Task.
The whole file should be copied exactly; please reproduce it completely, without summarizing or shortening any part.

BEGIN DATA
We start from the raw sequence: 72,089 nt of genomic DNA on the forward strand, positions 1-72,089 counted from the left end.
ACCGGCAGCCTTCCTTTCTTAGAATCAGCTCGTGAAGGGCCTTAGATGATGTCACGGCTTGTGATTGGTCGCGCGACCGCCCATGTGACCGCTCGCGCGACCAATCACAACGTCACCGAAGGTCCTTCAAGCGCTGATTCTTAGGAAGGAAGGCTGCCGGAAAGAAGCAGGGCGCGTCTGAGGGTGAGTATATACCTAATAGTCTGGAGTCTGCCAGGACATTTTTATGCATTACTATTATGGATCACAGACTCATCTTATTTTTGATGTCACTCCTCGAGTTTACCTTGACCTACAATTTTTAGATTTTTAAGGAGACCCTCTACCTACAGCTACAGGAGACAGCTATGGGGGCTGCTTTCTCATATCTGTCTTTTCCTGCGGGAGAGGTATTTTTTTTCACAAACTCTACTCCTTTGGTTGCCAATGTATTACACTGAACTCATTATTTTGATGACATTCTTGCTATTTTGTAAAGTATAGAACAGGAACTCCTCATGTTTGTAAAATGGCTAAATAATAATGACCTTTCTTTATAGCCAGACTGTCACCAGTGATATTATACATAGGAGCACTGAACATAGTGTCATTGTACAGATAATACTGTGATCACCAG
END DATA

We start from the raw sequence: 72,089 nt of genomic DNA on the forward strand, positions 1-72,089 counted from the left end.
ACCGGCAGCCTTCCTTTCTTAGAATCAGCTCGTGAAGGGCCTTAGATGATGTCACGGCTTGTGATTGGTCGCGCGACCGCCCATGTGACCGCTCGCGCGACCAATCACAACGTCACCGAAGGTCCTTCAAGCGCTGATTCTTAGGAAGGAAGGCTGCCGGAAAGAAGCAGGGCGCGTCTGAGGGTGAGTATATACCTAATAGTCTGGAGTCTGCCAGGACATTTTTATGCATTACTATTATGGATCACAGACTCATCTTATTTTTGATGTCACTCCTCGAGTTTACCTTGACCTACAATTTTTAGATTTTTAAGGAGACCCTCTACCTACAGCTACAGGAGACAGCTATGGGGGCTGCTTTCTCATATCTGTCTTTTCCTGCGGGAGAGGTATTTTTTTTCACAAACTCTACTCCTTTGGTTGCCAATGTATTACACTGAACTCATTATTTTGATGACATTCTTGCTATTTTGTAAAGTATAGAACAGGAACTCCTCATGTTTGTAAAATGGCTAAATAATAATGACCTTTCTTTATAGCCAGACTGTCACCAGTGATATTATACATAGGAGCACTGAACATAGTGTCATTGTACAGATAATACTGTGATCACCAG